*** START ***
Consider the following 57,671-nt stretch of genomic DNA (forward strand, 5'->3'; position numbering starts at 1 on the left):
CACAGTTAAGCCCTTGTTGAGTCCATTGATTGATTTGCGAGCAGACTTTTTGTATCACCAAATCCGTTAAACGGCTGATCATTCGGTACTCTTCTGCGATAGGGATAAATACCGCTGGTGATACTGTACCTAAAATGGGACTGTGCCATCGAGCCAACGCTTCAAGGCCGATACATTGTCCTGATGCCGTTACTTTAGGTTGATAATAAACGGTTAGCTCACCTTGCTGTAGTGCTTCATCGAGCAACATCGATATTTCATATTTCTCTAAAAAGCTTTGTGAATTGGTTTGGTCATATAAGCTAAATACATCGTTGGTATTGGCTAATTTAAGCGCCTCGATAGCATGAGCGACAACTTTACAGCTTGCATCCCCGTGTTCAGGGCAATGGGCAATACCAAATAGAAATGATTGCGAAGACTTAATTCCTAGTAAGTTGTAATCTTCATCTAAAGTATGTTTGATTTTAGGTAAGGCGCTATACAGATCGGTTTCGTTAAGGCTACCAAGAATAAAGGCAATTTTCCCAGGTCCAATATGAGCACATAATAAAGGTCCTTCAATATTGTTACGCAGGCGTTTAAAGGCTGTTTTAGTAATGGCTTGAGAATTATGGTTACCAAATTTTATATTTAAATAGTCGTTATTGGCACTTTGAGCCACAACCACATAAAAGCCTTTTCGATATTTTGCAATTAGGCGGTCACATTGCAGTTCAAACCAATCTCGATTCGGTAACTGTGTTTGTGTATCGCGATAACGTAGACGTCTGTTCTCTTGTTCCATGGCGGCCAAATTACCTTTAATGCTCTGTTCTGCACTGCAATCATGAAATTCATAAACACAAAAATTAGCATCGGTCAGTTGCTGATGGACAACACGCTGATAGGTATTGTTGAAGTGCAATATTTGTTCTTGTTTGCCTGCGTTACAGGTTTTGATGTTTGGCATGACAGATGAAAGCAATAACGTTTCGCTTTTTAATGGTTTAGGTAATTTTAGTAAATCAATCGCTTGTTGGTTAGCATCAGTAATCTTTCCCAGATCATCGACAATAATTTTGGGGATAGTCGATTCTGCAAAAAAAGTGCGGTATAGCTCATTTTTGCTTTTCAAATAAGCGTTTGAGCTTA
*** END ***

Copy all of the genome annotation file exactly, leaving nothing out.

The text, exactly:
Consider the following 57,671-nt stretch of genomic DNA (forward strand, 5'->3'; position numbering starts at 1 on the left):
CACAGTTAAGCCCTTGTTGAGTCCATTGATTGATTTGCGAGCAGACTTTTTGTATCACCAAATCCGTTAAACGGCTGATCATTCGGTACTCTTCTGCGATAGGGATAAATACCGCTGGTGATACTGTACCTAAAATGGGACTGTGCCATCGAGCCAACGCTTCAAGGCCGATACATTGTCCTGATGCCGTTACTTTAGGTTGATAATAAACGGTTAGCTCACCTTGCTGTAGTGCTTCATCGAGCAACATCGATATTTCATATTTCTCTAAAAAGCTTTGTGAATTGGTTTGGTCATATAAGCTAAATACATCGTTGGTATTGGCTAATTTAAGCGCCTCGATAGCATGAGCGACAACTTTACAGCTTGCATCCCCGTGTTCAGGGCAATGGGCAATACCAAATAGAAATGATTGCGAAGACTTAATTCCTAGTAAGTTGTAATCTTCATCTAAAGTATGTTTGATTTTAGGTAAGGCGCTATACAGATCGGTTTCGTTAAGGCTACCAAGAATAAAGGCAATTTTCCCAGGTCCAATATGAGCACATAATAAAGGTCCTTCAATATTGTTACGCAGGCGTTTAAAGGCTGTTTTAGTAATGGCTTGAGAATTATGGTTACCAAATTTTATATTTAAATAGTCGTTATTGGCACTTTGAGCCACAACCACATAAAAGCCTTTTCGATATTTTGCAATTAGGCGGTCACATTGCAGTTCAAACCAATCTCGATTCGGTAACTGTGTTTGTGTATCGCGATAACGTAGACGTCTGTTCTCTTGTTCCATGGCGGCCAAATTACCTTTAATGCTCTGTTCTGCACTGCAATCATGAAATTCATAAACACAAAAATTAGCATCGGTCAGTTGCTGATGGACAACACGCTGATAGGTATTGTTGAAGTGCAATATTTGTTCTTGTTTGCCTGCGTTACAGGTTTTGATGTTTGGCATGACAGATGAAAGCAATAACGTTTCGCTTTTTAATGGTTTAGGTAATTTTAGTAAATCAATCGCTTGTTGGTTAGCATCAGTAATCTTTCCCAGATCATCGACAATAATTTTGGGGATAGTCGATTCTGCAAAAAAAGTGCGGTATAGCTCATTTTTGCTTTTCAAATAAGCGTTTGAGCTTA